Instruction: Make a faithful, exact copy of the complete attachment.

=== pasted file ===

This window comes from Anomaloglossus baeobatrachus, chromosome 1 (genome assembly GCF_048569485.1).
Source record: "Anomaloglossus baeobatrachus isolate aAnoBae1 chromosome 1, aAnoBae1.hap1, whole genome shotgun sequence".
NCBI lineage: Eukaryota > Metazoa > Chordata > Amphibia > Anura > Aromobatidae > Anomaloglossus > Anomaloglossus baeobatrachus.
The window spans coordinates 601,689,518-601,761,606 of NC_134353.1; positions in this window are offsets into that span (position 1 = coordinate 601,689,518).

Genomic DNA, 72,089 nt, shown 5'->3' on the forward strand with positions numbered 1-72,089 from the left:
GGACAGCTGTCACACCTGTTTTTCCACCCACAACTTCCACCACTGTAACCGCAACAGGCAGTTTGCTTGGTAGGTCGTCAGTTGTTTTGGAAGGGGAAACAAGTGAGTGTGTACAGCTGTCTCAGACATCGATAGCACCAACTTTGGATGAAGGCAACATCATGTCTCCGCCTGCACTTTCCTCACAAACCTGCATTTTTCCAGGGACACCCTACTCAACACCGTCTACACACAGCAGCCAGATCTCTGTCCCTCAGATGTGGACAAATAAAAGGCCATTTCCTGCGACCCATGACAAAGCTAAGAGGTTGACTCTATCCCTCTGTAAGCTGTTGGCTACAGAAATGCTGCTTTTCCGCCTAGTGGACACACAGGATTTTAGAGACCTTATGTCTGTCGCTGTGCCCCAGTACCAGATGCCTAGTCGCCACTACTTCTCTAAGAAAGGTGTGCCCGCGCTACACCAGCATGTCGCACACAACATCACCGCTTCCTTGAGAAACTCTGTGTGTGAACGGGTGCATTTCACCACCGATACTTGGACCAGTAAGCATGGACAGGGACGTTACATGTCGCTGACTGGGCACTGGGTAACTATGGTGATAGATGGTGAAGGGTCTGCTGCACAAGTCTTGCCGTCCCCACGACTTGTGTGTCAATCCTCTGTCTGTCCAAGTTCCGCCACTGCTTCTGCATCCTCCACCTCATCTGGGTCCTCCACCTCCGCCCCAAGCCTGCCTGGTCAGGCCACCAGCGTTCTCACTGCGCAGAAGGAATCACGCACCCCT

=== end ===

This window comes from Anomaloglossus baeobatrachus, chromosome 1 (genome assembly GCF_048569485.1).
Source record: "Anomaloglossus baeobatrachus isolate aAnoBae1 chromosome 1, aAnoBae1.hap1, whole genome shotgun sequence".
NCBI lineage: Eukaryota > Metazoa > Chordata > Amphibia > Anura > Aromobatidae > Anomaloglossus > Anomaloglossus baeobatrachus.
The window spans coordinates 601,689,518-601,761,606 of NC_134353.1; positions in this window are offsets into that span (position 1 = coordinate 601,689,518).

Genomic DNA, 72,089 nt, shown 5'->3' on the forward strand with positions numbered 1-72,089 from the left:
GGACAGCTGTCACACCTGTTTTTCCACCCACAACTTCCACCACTGTAACCGCAACAGGCAGTTTGCTTGGTAGGTCGTCAGTTGTTTTGGAAGGGGAAACAAGTGAGTGTGTACAGCTGTCTCAGACATCGATAGCACCAACTTTGGATGAAGGCAACATCATGTCTCCGCCTGCACTTTCCTCACAAACCTGCATTTTTCCAGGGACACCCTACTCAACACCGTCTACACACAGCAGCCAGATCTCTGTCCCTCAGATGTGGACAAATAAAAGGCCATTTCCTGCGACCCATGACAAAGCTAAGAGGTTGACTCTATCCCTCTGTAAGCTGTTGGCTACAGAAATGCTGCTTTTCCGCCTAGTGGACACACAGGATTTTAGAGACCTTATGTCTGTCGCTGTGCCCCAGTACCAGATGCCTAGTCGCCACTACTTCTCTAAGAAAGGTGTGCCCGCGCTACACCAGCATGTCGCACACAACATCACCGCTTCCTTGAGAAACTCTGTGTGTGAACGGGTGCATTTCACCACCGATACTTGGACCAGTAAGCATGGACAGGGACGTTACATGTCGCTGACTGGGCACTGGGTAACTATGGTGATAGATGGTGAAGGGTCTGCTGCACAAGTCTTGCCGTCCCCACGACTTGTGTGTCAATCCTCTGTCTGTCCAAGTTCCGCCACTGCTTCTGCATCCTCCACCTCATCTGGGTCCTCCACCTCCGCCCCAAGCCTGCCTGGTCAGGCCACCAGCGTTCTCACTGCGCAGAAGGAATCACGCACCCCT